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No Place for Glory

Major General Robert E. Rodes and the Confederate Defeat at Gettysburg

Civil War Era, Civil War Soldiers and Strategies, Forthcoming, Understanding Civil War History

DescriptionA scrupulous analysis of Rodes’s conduct during the Battle of Gettysburg

Over the years, many top historians have cited Major General Robert E. Rodes as the best division commander in Robert E. Lee’s vaunted army. Despite those accolades, Rodes faltered badly at Gettysburg, which stands as the only major blemish on his otherwise sterling record. Although his subordinates were guilty of significant blunders, Rodes shared the blame for the disjointed attack that led to the destruction of Alfred Iverson’s brigade on the first day of the battle. His lack of initiative on the following day was regarded by some in the army as much worse. Whether justified or not, they directly faulted him for not supporting Jubal Early’s division in a night attack on Cemetery Hill that nearly succeeded in decisively turning the enemy’s flank.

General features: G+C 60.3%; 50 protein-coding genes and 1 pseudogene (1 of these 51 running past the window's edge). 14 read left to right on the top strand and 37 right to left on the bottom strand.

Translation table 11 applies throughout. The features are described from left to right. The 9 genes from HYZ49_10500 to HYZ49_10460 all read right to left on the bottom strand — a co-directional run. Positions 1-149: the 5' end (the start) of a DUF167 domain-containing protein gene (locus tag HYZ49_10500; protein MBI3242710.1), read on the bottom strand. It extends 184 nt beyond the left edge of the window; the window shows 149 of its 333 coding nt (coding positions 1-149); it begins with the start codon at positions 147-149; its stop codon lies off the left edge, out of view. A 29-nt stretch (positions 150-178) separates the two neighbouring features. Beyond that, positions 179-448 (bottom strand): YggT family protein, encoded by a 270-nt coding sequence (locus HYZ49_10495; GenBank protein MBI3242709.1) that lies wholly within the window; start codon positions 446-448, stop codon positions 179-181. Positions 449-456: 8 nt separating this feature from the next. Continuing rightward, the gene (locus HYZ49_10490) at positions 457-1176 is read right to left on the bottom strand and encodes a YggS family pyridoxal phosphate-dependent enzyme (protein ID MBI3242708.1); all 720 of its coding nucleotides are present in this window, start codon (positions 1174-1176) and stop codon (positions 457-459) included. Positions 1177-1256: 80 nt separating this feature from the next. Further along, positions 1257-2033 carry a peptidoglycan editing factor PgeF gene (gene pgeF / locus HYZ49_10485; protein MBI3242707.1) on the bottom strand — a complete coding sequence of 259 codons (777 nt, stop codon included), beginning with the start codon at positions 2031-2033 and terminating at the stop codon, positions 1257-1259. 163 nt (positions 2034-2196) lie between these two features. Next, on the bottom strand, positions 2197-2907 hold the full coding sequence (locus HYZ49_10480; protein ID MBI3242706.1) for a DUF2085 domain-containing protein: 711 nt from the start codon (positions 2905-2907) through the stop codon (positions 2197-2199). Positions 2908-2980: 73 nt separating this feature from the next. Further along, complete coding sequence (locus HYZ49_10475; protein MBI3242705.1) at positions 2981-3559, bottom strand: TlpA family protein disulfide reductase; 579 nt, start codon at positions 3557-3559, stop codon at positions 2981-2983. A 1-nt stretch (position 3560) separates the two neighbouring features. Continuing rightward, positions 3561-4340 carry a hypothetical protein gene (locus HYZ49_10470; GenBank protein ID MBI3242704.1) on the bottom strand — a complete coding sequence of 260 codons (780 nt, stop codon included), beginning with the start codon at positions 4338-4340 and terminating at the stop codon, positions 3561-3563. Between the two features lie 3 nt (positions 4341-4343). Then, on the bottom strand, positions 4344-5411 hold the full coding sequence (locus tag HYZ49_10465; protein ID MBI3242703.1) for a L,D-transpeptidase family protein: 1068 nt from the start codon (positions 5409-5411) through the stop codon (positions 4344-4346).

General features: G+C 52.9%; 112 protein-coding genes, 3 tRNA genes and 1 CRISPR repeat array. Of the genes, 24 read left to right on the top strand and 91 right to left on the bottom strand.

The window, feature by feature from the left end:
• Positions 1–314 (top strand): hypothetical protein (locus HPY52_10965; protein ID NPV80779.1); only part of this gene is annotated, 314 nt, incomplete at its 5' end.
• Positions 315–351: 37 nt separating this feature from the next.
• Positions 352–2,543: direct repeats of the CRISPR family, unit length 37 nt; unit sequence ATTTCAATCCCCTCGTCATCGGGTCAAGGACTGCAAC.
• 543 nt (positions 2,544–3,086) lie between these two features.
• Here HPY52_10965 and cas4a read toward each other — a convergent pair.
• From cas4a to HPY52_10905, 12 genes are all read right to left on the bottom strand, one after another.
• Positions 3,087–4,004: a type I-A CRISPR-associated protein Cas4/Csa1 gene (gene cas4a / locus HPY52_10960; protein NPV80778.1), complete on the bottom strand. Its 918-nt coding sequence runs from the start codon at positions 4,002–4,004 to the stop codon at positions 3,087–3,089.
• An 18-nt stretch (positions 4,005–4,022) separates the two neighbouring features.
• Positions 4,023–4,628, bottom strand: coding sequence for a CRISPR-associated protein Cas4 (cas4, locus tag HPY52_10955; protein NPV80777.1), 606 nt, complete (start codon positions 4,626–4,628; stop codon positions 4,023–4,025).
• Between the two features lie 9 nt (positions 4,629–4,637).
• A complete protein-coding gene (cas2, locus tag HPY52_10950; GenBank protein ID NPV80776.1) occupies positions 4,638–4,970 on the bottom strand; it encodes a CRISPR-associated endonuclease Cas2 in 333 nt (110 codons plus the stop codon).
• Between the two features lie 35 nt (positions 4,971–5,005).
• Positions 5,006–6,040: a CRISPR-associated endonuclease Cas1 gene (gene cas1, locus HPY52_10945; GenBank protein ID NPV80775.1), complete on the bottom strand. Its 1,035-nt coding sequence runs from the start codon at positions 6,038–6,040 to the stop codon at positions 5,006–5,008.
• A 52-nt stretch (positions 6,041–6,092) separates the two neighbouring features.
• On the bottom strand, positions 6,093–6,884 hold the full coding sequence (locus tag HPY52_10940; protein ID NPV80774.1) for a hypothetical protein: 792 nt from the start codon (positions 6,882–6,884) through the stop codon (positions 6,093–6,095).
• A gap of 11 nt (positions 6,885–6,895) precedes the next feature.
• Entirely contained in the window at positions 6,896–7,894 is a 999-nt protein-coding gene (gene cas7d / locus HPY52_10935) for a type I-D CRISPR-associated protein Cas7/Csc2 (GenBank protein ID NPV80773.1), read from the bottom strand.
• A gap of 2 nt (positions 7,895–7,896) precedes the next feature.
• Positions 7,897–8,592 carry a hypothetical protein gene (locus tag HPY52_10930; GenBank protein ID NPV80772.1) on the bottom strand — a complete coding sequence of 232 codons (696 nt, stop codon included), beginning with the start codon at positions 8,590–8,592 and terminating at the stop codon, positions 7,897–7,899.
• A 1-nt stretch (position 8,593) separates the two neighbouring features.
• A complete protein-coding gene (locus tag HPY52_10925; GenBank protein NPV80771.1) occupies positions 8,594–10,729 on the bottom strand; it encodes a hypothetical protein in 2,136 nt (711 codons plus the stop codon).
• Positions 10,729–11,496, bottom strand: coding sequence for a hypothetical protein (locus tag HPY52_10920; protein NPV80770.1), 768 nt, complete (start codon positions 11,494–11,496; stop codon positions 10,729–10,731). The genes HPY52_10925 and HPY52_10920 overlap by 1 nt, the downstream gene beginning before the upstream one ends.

The reasons behind Rodes’s flawed performance at Gettysburg have long proven difficult to decipher with any certainty. Because his personal papers were destroyed, primary sources on his role in battle remain sparse. Other than the official reports on the battle, the record of what occurred there is mostly limited to the letters and diaries of his subordinates. In this new study, however, Robert J. Wynstra draws on sources heretofore unexamined, including rare soldiers’ letters published in local newspapers and other firsthand accounts located in small historical societies, to shed light on the reasons behind Rodes’s missteps.

AuthorRobert J. Wynstra holds master’s degrees in history and journalism from the University of Illinois, where he worked as a writer in its News and Public Affairs Office in the College of Agricultural, Environmental, and Consumer Sciences. His book At the Forefront of Lee’s Invasion won the James I. Robertson Award, the Batchelder Coddington Award, and the Gettysburg Civil War Round Table Distinguished Book Award.